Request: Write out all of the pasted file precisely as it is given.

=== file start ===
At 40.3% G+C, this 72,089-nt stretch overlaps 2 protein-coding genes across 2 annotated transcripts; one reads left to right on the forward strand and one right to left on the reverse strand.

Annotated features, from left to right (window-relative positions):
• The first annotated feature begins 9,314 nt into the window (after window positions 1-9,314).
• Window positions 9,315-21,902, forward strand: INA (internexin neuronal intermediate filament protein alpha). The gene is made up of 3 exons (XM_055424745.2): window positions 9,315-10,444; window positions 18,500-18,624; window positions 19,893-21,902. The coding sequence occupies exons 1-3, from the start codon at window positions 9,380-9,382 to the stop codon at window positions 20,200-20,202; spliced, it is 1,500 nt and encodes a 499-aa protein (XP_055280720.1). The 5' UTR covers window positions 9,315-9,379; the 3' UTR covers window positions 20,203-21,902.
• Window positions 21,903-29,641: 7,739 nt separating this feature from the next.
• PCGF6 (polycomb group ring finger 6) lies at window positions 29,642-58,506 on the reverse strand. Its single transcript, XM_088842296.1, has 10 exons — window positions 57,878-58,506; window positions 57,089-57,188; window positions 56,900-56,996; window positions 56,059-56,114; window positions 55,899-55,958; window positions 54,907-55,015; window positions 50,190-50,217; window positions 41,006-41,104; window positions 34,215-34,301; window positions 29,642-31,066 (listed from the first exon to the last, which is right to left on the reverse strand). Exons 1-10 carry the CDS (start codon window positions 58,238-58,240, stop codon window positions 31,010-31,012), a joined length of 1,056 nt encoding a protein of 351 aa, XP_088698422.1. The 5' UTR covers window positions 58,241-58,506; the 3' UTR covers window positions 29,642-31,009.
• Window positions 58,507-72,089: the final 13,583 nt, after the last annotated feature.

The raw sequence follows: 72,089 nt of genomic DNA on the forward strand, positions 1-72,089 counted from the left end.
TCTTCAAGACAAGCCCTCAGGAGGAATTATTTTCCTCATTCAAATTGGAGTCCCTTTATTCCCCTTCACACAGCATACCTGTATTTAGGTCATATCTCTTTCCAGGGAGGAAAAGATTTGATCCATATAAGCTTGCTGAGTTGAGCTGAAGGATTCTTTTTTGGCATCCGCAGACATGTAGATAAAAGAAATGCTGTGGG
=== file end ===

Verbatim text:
At 40.3% G+C, this 72,089-nt stretch overlaps 2 protein-coding genes across 2 annotated transcripts; one reads left to right on the forward strand and one right to left on the reverse strand.

Annotated features, from left to right (window-relative positions):
• The first annotated feature begins 9,314 nt into the window (after window positions 1-9,314).
• Window positions 9,315-21,902, forward strand: INA (internexin neuronal intermediate filament protein alpha). The gene is made up of 3 exons (XM_055424745.2): window positions 9,315-10,444; window positions 18,500-18,624; window positions 19,893-21,902. The coding sequence occupies exons 1-3, from the start codon at window positions 9,380-9,382 to the stop codon at window positions 20,200-20,202; spliced, it is 1,500 nt and encodes a 499-aa protein (XP_055280720.1). The 5' UTR covers window positions 9,315-9,379; the 3' UTR covers window positions 20,203-21,902.
• Window positions 21,903-29,641: 7,739 nt separating this feature from the next.
• PCGF6 (polycomb group ring finger 6) lies at window positions 29,642-58,506 on the reverse strand. Its single transcript, XM_088842296.1, has 10 exons — window positions 57,878-58,506; window positions 57,089-57,188; window positions 56,900-56,996; window positions 56,059-56,114; window positions 55,899-55,958; window positions 54,907-55,015; window positions 50,190-50,217; window positions 41,006-41,104; window positions 34,215-34,301; window positions 29,642-31,066 (listed from the first exon to the last, which is right to left on the reverse strand). Exons 1-10 carry the CDS (start codon window positions 58,238-58,240, stop codon window positions 31,010-31,012), a joined length of 1,056 nt encoding a protein of 351 aa, XP_088698422.1. The 5' UTR covers window positions 58,241-58,506; the 3' UTR covers window positions 29,642-31,009.
• Window positions 58,507-72,089: the final 13,583 nt, after the last annotated feature.

The raw sequence follows: 72,089 nt of genomic DNA on the forward strand, positions 1-72,089 counted from the left end.
TCTTCAAGACAAGCCCTCAGGAGGAATTATTTTCCTCATTCAAATTGGAGTCCCTTTATTCCCCTTCACACAGCATACCTGTATTTAGGTCATATCTCTTTCCAGGGAGGAAAAGATTTGATCCATATAAGCTTGCTGAGTTGAGCTGAAGGATTCTTTTTTGGCATCCGCAGACATGTAGATAAAAGAAATGCTGTGGG